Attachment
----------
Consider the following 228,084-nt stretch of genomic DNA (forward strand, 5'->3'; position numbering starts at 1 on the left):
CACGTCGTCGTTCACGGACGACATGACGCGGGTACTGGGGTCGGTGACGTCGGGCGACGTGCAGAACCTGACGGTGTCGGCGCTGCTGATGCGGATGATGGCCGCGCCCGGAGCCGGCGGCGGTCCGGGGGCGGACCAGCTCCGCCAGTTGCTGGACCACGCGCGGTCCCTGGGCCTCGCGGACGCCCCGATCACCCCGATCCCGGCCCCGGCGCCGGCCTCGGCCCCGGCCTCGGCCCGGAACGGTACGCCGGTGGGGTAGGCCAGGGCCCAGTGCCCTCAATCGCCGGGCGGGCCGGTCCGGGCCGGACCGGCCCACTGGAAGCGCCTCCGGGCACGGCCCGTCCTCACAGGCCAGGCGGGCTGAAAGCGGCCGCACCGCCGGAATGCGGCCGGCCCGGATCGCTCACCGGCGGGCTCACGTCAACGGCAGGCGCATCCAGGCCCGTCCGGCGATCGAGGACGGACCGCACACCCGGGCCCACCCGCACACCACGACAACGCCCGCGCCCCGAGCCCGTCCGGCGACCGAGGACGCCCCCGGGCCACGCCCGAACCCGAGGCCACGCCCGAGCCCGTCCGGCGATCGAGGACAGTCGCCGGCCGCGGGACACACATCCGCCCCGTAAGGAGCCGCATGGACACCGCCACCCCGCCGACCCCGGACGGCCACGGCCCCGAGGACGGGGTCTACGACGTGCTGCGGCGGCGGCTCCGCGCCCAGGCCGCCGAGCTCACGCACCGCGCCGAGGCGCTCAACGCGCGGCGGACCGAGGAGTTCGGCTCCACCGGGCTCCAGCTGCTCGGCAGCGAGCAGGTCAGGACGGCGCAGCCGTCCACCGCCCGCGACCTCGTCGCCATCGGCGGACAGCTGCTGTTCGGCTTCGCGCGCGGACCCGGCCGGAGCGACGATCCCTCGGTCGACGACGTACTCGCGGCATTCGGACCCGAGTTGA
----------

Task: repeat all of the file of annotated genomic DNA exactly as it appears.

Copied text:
Consider the following 228,084-nt stretch of genomic DNA (forward strand, 5'->3'; position numbering starts at 1 on the left):
CACGTCGTCGTTCACGGACGACATGACGCGGGTACTGGGGTCGGTGACGTCGGGCGACGTGCAGAACCTGACGGTGTCGGCGCTGCTGATGCGGATGATGGCCGCGCCCGGAGCCGGCGGCGGTCCGGGGGCGGACCAGCTCCGCCAGTTGCTGGACCACGCGCGGTCCCTGGGCCTCGCGGACGCCCCGATCACCCCGATCCCGGCCCCGGCGCCGGCCTCGGCCCCGGCCTCGGCCCGGAACGGTACGCCGGTGGGGTAGGCCAGGGCCCAGTGCCCTCAATCGCCGGGCGGGCCGGTCCGGGCCGGACCGGCCCACTGGAAGCGCCTCCGGGCACGGCCCGTCCTCACAGGCCAGGCGGGCTGAAAGCGGCCGCACCGCCGGAATGCGGCCGGCCCGGATCGCTCACCGGCGGGCTCACGTCAACGGCAGGCGCATCCAGGCCCGTCCGGCGATCGAGGACGGACCGCACACCCGGGCCCACCCGCACACCACGACAACGCCCGCGCCCCGAGCCCGTCCGGCGACCGAGGACGCCCCCGGGCCACGCCCGAACCCGAGGCCACGCCCGAGCCCGTCCGGCGATCGAGGACAGTCGCCGGCCGCGGGACACACATCCGCCCCGTAAGGAGCCGCATGGACACCGCCACCCCGCCGACCCCGGACGGCCACGGCCCCGAGGACGGGGTCTACGACGTGCTGCGGCGGCGGCTCCGCGCCCAGGCCGCCGAGCTCACGCACCGCGCCGAGGCGCTCAACGCGCGGCGGACCGAGGAGTTCGGCTCCACCGGGCTCCAGCTGCTCGGCAGCGAGCAGGTCAGGACGGCGCAGCCGTCCACCGCCCGCGACCTCGTCGCCATCGGCGGACAGCTGCTGTTCGGCTTCGCGCGCGGACCCGGCCGGAGCGACGATCCCTCGGTCGACGACGTACTCGCGGCATTCGGACCCGAGTTGA